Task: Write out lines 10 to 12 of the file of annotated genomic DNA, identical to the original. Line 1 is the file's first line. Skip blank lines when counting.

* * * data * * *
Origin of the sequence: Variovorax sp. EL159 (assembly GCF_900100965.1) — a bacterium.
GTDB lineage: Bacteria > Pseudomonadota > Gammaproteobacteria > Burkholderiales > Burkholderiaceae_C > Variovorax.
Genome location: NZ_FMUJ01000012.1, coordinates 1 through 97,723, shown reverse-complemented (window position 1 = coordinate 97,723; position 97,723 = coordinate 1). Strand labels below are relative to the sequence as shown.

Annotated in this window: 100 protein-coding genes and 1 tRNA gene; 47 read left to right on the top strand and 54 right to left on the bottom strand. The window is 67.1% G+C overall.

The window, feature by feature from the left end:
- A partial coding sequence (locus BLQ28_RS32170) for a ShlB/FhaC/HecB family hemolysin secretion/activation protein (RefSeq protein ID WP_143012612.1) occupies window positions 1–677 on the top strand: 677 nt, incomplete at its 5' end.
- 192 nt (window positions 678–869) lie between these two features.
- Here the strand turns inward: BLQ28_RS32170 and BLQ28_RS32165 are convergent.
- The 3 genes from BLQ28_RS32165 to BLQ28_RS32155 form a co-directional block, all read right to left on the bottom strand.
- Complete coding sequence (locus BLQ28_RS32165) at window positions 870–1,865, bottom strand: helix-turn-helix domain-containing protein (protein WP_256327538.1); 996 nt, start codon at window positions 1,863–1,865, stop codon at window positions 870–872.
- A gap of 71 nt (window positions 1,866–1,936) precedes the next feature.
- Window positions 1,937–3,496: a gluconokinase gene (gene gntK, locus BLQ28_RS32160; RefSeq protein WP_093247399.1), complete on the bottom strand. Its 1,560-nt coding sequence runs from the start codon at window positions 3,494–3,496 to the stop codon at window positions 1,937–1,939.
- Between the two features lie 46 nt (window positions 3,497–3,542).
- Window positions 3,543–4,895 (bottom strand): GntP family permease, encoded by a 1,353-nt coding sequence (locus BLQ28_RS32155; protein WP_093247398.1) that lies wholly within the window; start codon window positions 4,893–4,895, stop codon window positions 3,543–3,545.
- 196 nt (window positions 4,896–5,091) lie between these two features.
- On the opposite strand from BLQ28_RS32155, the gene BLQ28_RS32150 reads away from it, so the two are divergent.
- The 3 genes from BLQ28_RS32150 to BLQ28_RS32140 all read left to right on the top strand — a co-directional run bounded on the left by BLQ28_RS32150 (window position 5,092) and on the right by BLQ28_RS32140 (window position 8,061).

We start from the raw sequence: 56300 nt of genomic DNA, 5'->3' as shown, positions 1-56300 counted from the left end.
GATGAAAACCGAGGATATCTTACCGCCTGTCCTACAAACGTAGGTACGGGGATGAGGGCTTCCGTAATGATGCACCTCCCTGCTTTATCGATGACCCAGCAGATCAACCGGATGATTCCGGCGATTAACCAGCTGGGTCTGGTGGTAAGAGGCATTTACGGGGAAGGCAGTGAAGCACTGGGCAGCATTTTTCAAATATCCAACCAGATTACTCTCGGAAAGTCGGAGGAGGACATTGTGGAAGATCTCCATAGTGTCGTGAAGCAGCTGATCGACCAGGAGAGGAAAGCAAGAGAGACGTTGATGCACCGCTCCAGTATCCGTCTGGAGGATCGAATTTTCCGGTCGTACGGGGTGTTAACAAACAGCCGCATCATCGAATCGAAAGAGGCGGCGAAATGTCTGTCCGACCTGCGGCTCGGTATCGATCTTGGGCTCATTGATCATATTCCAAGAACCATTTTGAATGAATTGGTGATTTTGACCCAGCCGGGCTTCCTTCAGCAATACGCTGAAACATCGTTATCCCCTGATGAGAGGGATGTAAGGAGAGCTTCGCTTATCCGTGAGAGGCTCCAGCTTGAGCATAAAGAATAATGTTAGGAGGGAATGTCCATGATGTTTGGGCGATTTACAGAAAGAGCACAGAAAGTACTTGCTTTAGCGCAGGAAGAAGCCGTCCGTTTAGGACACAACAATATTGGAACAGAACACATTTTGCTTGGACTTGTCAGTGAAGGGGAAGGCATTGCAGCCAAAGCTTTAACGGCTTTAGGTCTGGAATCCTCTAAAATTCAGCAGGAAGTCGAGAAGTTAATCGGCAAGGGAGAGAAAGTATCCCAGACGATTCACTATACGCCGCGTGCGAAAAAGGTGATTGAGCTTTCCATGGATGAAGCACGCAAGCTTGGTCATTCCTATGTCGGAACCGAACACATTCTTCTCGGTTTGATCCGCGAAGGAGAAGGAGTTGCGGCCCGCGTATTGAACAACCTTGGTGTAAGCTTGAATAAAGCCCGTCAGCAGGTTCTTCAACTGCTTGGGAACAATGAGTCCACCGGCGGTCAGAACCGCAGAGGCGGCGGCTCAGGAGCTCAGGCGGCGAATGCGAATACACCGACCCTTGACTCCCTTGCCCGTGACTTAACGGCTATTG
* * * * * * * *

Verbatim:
- Complete coding sequence (locus BLQ28_RS32165) at window positions 870–1,865, bottom strand: helix-turn-helix domain-containing protein (protein WP_256327538.1); 996 nt, start codon at window positions 1,863–1,865, stop codon at window positions 870–872.
- A gap of 71 nt (window positions 1,866–1,936) precedes the next feature.
- Window positions 1,937–3,496: a gluconokinase gene (gene gntK, locus BLQ28_RS32160; RefSeq protein WP_093247399.1), complete on the bottom strand. Its 1,560-nt coding sequence runs from the start codon at window positions 3,494–3,496 to the stop codon at window positions 1,937–1,939.